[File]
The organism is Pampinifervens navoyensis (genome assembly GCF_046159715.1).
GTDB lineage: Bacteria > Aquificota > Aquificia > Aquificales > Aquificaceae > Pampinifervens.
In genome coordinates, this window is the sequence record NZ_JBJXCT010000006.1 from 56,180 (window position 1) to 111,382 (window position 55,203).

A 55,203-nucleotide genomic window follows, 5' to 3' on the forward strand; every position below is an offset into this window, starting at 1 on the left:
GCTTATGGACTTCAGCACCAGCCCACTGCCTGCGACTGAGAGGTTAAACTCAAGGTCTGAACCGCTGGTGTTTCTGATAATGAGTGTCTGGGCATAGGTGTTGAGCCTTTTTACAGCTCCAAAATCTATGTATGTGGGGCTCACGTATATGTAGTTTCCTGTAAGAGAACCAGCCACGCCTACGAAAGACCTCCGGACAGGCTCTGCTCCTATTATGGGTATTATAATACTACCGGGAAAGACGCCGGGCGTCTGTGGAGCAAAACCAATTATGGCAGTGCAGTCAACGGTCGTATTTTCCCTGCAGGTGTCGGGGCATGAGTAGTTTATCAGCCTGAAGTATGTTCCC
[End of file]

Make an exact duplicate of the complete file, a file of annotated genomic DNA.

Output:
The organism is Pampinifervens navoyensis (genome assembly GCF_046159715.1).
GTDB lineage: Bacteria > Aquificota > Aquificia > Aquificales > Aquificaceae > Pampinifervens.
In genome coordinates, this window is the sequence record NZ_JBJXCT010000006.1 from 56,180 (window position 1) to 111,382 (window position 55,203).

A 55,203-nucleotide genomic window follows, 5' to 3' on the forward strand; every position below is an offset into this window, starting at 1 on the left:
GCTTATGGACTTCAGCACCAGCCCACTGCCTGCGACTGAGAGGTTAAACTCAAGGTCTGAACCGCTGGTGTTTCTGATAATGAGTGTCTGGGCATAGGTGTTGAGCCTTTTTACAGCTCCAAAATCTATGTATGTGGGGCTCACGTATATGTAGTTTCCTGTAAGAGAACCAGCCACGCCTACGAAAGACCTCCGGACAGGCTCTGCTCCTATTATGGGTATTATAATACTACCGGGAAAGACGCCGGGCGTCTGTGGAGCAAAACCAATTATGGCAGTGCAGTCAACGGTCGTATTTTCCCTGCAGGTGTCGGGGCATGAGTAGTTTATCAGCCTGAAGTATGTTCCC